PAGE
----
I routinely go through my colossal draft lists and discard troves of ideas and actual stories. I’d discard the computer, but they get expensive. When I was writing several of my Elm Springs stories, I kept skipping over the “Man Parked In Pond” account due to the incongruous absurdity of the title.
What might amuse you more is that I’ve seen several cars in ponds in my lifetime. Both stupidity and drinking were involved in all cases. I think there’s a universal truth to that last sentence. I can proudly say that I was in the car on separate occasions while BOTH my Mom and Dad drove into ponds, ditches, or swamps. It’s one thing to go into a small pond, but if you’ve ever seen how deep and snake-filled some irrigation ditches and swamps can be, you’re not enthusiastic about getting into one. At night. Snakes do not like to cuddle.
I am not afraid of snakes until they get into my underwear. Call it a phobia if you have to.
When I first worked at a nursing home in Springdale after high school, I often ran home before I got my second car. My first car, a great one given to me by my brother Mike as he shockingly went into the Army, was stolen by my Dad and sold on my cousin’s car lot. The irony is that I worked on the side at my cousin’s garage to earn credit toward the next car.
It was only 7-8 miles home from work. Those runs were interesting as hell at times, just as they were when I started from home and ran elsewhere. It was different back in the day. People drove drunk a LOT. Country roads were littered with cars at night. Saturday morning and Sunday morning was a great time to see the places on the road where people were probably driving too fast. Or drunk. One of the neighbors near where I lived often stopped and “borrowed” things from the cars he found on the side of the road at night. Thinking back on it, it was impossible for him to get caught. This is in part due to the visibility of approaching lights and the failure of most drunks to inventory their possessions, much less know for certain that they are driving their own car home at night.
Note to civil engineers: if you want to reduce unsafe and drunk driving, put a buttload of stupidly sharp curves in the road. Or a five-mile stretch of road that is 100% roundabouts. The Arkansas educational system didn’t adequately prepare most people for sensible traffic devices.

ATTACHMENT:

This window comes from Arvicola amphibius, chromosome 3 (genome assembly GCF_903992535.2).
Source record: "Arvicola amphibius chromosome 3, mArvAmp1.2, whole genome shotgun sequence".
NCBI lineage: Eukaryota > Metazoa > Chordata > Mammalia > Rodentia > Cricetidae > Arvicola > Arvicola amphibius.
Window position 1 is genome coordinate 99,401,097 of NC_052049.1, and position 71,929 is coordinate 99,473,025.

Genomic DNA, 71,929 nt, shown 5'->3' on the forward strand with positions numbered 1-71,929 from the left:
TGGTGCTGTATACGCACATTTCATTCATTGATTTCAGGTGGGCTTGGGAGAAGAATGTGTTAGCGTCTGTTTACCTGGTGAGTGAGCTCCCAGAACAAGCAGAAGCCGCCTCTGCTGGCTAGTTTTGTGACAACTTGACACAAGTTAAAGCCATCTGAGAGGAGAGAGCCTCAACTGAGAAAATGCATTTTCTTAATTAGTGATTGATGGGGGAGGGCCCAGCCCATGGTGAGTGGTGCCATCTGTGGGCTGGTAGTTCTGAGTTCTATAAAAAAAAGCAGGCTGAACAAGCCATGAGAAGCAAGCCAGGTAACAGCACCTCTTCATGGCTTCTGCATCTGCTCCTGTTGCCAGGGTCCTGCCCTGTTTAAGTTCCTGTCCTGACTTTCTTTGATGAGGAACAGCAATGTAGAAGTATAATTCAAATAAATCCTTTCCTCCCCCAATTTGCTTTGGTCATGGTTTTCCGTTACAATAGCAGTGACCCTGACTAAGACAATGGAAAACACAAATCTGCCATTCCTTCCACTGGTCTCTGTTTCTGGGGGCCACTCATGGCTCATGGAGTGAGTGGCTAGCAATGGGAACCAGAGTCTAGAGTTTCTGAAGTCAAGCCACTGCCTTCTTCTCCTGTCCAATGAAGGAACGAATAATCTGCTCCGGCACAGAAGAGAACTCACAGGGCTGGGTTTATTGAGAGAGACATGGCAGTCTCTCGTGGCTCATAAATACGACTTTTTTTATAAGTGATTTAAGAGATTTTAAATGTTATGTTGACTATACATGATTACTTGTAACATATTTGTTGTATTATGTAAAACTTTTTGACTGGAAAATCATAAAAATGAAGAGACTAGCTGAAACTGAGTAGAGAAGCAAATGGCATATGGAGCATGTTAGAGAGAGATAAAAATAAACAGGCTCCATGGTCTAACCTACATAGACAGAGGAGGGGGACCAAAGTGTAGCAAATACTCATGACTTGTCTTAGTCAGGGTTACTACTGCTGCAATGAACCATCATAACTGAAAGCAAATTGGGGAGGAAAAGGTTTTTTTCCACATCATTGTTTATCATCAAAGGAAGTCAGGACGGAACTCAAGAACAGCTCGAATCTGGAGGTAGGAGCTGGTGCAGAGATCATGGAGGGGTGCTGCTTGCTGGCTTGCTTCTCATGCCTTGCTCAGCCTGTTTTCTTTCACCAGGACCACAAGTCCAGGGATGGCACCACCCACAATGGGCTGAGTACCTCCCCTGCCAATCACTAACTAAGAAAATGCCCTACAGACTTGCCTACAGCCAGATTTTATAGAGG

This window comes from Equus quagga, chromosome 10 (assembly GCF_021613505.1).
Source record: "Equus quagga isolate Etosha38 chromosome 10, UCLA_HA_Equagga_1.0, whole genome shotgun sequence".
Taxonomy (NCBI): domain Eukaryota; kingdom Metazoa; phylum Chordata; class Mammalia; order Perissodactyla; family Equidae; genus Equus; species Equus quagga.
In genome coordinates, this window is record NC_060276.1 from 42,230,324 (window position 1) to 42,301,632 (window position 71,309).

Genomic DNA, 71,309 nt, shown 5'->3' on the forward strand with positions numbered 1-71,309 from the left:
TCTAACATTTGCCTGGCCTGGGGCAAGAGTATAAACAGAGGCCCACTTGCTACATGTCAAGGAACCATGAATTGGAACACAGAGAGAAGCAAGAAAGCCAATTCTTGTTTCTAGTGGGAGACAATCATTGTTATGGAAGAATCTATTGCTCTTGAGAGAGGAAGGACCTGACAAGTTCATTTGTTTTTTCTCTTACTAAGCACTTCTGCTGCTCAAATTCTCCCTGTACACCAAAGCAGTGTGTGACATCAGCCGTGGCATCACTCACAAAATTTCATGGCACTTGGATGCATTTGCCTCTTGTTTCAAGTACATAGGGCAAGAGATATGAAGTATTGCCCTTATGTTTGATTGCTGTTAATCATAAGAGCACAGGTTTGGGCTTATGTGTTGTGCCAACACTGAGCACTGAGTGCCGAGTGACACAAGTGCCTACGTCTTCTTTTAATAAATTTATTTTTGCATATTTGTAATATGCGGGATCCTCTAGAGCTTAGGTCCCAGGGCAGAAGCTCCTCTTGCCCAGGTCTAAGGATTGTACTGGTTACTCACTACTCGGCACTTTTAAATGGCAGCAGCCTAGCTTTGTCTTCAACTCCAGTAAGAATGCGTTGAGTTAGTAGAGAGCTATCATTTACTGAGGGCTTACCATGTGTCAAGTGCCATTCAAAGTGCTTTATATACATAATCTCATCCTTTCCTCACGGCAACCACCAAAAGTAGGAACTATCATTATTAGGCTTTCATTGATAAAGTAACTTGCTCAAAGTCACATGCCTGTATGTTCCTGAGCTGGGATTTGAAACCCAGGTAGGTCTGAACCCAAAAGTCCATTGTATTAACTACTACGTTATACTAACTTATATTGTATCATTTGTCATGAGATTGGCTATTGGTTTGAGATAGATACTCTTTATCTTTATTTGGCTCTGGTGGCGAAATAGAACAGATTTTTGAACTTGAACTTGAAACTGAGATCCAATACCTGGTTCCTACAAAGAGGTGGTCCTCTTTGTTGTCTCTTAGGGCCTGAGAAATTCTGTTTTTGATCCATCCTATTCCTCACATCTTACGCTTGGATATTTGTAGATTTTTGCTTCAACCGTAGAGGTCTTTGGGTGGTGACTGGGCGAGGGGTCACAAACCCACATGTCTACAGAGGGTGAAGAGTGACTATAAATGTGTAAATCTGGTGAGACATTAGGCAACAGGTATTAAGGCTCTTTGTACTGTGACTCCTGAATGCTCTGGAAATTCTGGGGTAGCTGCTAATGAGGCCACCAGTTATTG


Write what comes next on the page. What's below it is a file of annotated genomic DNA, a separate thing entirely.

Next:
If you’ve driven the side roads from Springdale to Elm Springs, you’re aware of the sharp turns everywhere. Many of those turns sit next to barbed wire fencing. Or worse, ponds. While I didn’t see the accident when it happened, I was running home when I heard brakes and skidding, followed by sounds that didn’t make sense to me. It was after midnight, so I couldn’t imagine who or what had crashed. As I ran along a sloping S-curve, I saw taillights. As I neared, I could see that the barbed wire fencing had been torn open. The truck that went through the fence went a few feet into the pond. While I was sure I was going to try to help, I didn’t know how exactly. I heard someone drunkenly mumbling. In today’s terms, it sounded a lot like Kenny Chesney singing any of his Top 40 hits.
I remember being glad it wasn’t my Dad. He’d traversed many a fenceline while driving drunk. More than once, with me in the vehicle. Good times! After one particularly bad accident through a cow field, he kept repeating the same joke: “I was looking for a good steak.” His sense of humor was legendary when he wasn’t trying to kill someone.
The man in the truck managed to get the door open. He was cursing in drunk language at that point. Though I couldn’t see much, I realized he was trying to get into the truck’s bed from the cab so he wouldn’t step into the shallow water. I waited. Sure enough, a huge splash followed as he fell off trying to get over the side of the truck. He set the world record for putting the lord’s name in vain for the next couple of minutes. He staggered out of the pond.
“Who the f### are you?” he asked me.
“The ghost of drunks future,” I quipped. I wasn’t scared at all to mock any drunk I didn’t know.
This tendency got me into some precarious predicaments through the years, including one incident when a drunk tried to throw a mostly-empty pitcher of beer on me, and I yelled, “Ball 4!.” My shout made him angry when it dawned on him that people in the bar laughed. I had reluctantly accompanied my roommate Ray to go shoot pool at a bar that now no longer exists in the Midway area. When the drunk acted as if he would chase me, I dashed to the back door, opened it, and then slammed it. I stepped out of sight into the filthy supply closet near the back door. The drunk ran outside, thinking I went out first. We laughed our asses off about that for a long time. The best part of this story is that he didn’t remember getting mad or running out the back to chase me upon his return.
We didn’t have cell phones back then. There was a payphone at a small store a couple of bends of the road away from the pond. But I wasn’t going to accompany a drunk for that kind of walk. “Go knock on that door,” I told him and pointed to a brown house a couple of hundred feet away. “They’ll help you.” I waited, and eventually, he stumbled his way in that direction. I left out here that the owners of the pond and the house were the same people. I ran the rest of the way home, amused at my cleverness. I found out that the owners made the driver completely fix their fence and make restitution. Had I not run by that night, I don’t think he would have. And I wouldn’t be able to brag I watched a grown man drunkenly try to climb over the edge of his truck and then fall into a pond.
And so, I leave you with “Man Parked In a Pond.” It’s not Faulkner or Conroy, but it amuses me.